Navigating the Pornography Discussion

Date: June 2nd, 2017
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Guest Blog by Michal Greenberg-Cohen, MA, Sexual Health Educator 

In my work as a sexual health educator, a question that has been on my mind lately is, how can we support positive adolescent development and health promotion when discussing pornography?

Last year, while on the subway, in front of me sat a boy, probably 14 years old. He was watching something on his smartphone. After a few minutes, I realized he was watching porn. I wanted to talk to him and tell him that it’s important that he knows that what he is watching is adult entertainment and not sexual education, but I couldn’t. He was so close to me, yet so far.

Pornography is accessible on more platforms than ever before. Putting myself into the position of parent (or guardian), we have to recognize that our children have access to it. If not from the home computer, then from their cell phones. If not in our house, then at a friend’s or at school. Let’s be honest with ourselves: it’s not about if it will happen, but when it will happen. This is why we should prepare them in advance for what they are going to see. According to a study by the Pew Research Center, between the age of 13 and 14, 68% of teens have smartphones, increasing their chances to get exposed to explicit media. The best time for parents to have this talk with their children is before their children get exposed.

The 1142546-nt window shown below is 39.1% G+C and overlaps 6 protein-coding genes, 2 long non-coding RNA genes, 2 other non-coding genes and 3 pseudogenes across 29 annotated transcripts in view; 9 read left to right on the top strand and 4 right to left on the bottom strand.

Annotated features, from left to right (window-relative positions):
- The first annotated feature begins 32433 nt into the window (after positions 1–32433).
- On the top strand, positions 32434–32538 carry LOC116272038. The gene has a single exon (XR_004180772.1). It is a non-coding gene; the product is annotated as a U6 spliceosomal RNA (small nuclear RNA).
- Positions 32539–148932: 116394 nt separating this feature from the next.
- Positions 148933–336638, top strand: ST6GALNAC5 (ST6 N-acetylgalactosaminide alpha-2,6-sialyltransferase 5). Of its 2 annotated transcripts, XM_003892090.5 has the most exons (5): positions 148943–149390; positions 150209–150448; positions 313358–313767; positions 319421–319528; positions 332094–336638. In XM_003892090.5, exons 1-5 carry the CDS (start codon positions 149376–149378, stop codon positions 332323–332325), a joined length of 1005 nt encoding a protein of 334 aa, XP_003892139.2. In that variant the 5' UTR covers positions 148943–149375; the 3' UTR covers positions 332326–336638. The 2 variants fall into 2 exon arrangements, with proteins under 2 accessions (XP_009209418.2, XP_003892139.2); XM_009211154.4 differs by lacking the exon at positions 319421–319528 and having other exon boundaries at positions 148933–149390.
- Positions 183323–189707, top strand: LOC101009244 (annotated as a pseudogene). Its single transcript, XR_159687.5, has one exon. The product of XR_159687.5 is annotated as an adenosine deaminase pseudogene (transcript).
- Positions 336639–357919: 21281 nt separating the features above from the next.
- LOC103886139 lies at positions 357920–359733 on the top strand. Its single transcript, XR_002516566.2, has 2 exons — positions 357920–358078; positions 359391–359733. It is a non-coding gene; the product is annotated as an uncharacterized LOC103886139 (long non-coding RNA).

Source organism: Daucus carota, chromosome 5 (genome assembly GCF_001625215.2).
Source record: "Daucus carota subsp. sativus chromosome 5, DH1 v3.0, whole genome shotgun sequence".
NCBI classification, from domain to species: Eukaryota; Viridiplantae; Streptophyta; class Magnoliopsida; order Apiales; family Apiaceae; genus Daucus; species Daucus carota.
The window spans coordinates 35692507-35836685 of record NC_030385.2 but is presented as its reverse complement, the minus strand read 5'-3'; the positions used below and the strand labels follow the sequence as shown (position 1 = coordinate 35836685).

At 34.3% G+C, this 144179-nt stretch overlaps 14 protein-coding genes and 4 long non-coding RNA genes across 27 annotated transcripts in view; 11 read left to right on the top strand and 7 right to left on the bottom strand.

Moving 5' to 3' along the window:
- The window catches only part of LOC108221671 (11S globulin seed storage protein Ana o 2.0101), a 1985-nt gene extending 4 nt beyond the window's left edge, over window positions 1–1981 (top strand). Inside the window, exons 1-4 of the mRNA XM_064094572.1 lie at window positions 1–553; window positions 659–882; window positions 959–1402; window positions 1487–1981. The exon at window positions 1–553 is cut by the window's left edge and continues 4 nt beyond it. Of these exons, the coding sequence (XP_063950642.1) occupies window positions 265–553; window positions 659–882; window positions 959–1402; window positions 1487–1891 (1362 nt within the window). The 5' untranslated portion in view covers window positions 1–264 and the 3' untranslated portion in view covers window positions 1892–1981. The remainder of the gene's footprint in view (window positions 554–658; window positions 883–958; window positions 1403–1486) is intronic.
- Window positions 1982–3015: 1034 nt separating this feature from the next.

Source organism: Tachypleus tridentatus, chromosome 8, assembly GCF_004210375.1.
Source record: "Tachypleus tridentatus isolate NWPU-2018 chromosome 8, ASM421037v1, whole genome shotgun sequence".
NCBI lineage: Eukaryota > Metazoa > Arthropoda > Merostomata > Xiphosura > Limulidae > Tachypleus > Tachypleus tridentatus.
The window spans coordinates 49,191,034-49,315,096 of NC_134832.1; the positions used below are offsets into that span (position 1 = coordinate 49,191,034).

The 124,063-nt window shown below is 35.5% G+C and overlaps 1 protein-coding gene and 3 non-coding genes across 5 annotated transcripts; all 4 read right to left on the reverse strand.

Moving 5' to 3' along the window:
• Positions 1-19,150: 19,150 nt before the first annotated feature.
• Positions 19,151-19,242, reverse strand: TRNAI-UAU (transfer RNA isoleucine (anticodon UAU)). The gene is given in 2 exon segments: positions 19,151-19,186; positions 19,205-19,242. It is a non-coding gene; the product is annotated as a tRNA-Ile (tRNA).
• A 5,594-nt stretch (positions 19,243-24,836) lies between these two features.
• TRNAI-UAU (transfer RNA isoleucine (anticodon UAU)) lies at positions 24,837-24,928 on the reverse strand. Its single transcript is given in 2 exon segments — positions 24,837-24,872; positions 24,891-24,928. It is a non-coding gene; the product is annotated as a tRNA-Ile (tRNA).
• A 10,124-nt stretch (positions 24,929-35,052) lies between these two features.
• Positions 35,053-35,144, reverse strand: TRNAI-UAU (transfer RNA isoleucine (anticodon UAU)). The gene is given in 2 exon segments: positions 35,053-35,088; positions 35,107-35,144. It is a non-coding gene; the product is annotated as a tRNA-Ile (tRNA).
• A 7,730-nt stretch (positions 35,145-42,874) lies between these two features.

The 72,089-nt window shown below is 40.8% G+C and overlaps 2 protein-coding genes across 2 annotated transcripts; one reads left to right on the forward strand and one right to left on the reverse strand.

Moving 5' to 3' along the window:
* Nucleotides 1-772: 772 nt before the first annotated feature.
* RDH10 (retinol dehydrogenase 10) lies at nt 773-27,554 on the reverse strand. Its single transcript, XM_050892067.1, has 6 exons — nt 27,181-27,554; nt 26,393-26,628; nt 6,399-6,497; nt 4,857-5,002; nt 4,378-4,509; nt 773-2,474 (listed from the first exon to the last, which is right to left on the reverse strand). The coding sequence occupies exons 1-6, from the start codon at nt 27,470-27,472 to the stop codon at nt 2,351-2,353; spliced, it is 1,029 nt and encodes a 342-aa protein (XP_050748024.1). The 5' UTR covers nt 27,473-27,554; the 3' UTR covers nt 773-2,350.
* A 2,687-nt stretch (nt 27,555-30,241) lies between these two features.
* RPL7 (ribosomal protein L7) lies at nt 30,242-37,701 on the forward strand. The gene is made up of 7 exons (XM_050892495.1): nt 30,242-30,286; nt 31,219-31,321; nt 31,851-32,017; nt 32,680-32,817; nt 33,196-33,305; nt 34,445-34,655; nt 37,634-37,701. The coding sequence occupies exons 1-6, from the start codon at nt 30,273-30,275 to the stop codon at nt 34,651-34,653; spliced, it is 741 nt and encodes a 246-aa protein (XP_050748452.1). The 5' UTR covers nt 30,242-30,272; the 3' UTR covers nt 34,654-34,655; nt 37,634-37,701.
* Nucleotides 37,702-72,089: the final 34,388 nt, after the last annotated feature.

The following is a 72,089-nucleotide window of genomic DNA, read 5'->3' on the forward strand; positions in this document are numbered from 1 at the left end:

Regardless, it is never too late to start a conversation about pornography.

Before parents consider how to have a discussion about pornography with our children, we should first, ask ourselves a few questions:

  • What are my values regarding pornography?
  • What is my own narrative around pornography? How does it influence my own relationships?
  • How should I explain relationships to my children?
  • How should I explain pleasure? How should I explain consent?
  • How should I explain abuse?
  • How should I explain sex?
  • How should I discuss birth control methods and condoms?
  • What are my values regarding pornography?

We should have answers to these questions before the discussion with our children as our own responses will reflect the facts, values, and expectations about porn we would like to share with our children .

Before you start the conversation, here are some tips to assist parents navigating the discussion successfully:

  • Ask and listen. Be open and have the conversation without judgment or blame, especially if they admit to, or you have seen them, watching pornography.
  • It’s ok if you don’t feel comfortable. Be honest and share with your child that the subject is difficult, but necessary, to talk about.
  • Share facts about pornography. Porn is made up, like movies and TV, and it is not representative of actual sexual intercourse, even if it is promoted as “amateur” or “real life” pornography. Share about consent and prevention methods like condoms in a way that is age appropriate.
  • Share your values and expectations. Adolescents say that their parents impact their decisions about sexual behavior. What you think and say matters!

What are your go-to resources for helping parents feel more comfortable talking with our children about sexuality? Here is an example of one, but we’d love to hear from you about what you find helpful.

For parents, what do you want to say to your child about pornography? Share your thoughts and ideas in the comments below.

Michal Greenberg-Cohen, MA, is a sexual health educator and an advocate for positive pornography education. As a sexual health educator, Michal facilitates workshops for parents in the New York area both in English and Hebrew.  

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